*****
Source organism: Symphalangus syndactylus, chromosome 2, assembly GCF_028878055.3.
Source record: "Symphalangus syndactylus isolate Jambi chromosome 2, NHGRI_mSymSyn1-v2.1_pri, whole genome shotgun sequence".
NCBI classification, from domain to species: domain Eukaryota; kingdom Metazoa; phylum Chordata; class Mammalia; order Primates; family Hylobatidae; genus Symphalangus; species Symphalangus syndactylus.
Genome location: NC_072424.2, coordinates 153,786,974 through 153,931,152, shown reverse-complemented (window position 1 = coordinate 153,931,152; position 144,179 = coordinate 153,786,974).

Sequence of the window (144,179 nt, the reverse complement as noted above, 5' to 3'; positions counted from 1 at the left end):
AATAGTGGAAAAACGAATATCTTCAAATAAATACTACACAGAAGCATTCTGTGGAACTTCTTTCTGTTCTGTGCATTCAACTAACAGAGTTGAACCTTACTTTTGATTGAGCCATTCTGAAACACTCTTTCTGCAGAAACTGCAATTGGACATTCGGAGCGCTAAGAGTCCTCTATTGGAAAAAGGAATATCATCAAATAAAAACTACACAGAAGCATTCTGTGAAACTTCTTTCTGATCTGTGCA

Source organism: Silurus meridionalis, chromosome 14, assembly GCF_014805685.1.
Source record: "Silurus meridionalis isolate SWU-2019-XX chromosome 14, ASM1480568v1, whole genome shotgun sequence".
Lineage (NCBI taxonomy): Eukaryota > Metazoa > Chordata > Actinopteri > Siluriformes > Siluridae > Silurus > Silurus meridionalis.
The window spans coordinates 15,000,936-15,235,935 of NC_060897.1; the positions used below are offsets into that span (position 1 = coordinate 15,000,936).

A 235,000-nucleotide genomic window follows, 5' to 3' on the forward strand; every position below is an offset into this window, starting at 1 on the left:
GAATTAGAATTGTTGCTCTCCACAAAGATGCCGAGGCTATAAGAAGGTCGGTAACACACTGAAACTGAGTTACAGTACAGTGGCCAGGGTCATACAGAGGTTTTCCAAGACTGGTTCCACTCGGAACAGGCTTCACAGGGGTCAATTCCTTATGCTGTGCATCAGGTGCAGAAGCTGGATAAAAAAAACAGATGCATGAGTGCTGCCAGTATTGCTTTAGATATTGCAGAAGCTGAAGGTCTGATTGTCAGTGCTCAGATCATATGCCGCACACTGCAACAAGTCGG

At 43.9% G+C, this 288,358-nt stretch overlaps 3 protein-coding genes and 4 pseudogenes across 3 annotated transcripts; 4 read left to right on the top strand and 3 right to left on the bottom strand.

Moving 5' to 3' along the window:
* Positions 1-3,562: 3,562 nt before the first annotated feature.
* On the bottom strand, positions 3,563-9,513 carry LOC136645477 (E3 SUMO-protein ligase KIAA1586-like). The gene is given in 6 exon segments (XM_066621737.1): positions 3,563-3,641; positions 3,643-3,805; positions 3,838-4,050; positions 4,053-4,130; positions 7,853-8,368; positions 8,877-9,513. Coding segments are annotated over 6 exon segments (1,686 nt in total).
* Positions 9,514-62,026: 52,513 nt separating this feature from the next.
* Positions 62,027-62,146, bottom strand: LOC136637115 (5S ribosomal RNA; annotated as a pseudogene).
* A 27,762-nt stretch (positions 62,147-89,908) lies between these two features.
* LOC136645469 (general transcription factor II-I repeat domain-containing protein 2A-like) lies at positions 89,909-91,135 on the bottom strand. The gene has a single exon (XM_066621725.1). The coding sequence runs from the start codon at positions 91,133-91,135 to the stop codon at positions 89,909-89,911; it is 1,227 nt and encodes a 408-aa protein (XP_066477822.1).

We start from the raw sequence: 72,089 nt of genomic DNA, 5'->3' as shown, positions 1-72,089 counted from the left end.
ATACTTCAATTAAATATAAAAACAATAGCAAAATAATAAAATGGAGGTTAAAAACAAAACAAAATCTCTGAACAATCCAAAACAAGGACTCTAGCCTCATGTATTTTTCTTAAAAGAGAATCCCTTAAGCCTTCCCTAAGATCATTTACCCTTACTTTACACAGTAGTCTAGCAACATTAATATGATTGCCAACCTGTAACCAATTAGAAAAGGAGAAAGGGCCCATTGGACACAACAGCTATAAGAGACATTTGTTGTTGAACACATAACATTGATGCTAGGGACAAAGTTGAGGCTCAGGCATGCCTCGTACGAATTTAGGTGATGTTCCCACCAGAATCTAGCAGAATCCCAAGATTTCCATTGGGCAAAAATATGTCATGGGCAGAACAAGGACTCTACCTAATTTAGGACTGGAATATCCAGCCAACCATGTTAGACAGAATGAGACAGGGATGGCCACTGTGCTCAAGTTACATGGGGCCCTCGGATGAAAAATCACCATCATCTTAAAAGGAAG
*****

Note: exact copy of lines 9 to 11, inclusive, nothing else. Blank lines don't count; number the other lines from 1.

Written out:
Lineage (NCBI taxonomy): Eukaryota > Metazoa > Chordata > Actinopteri > Siluriformes > Siluridae > Silurus > Silurus meridionalis.
The window spans coordinates 15,000,936-15,235,935 of NC_060897.1; the positions used below are offsets into that span (position 1 = coordinate 15,000,936).

A 235,000-nucleotide genomic window follows, 5' to 3' on the forward strand; every position below is an offset into this window, starting at 1 on the left: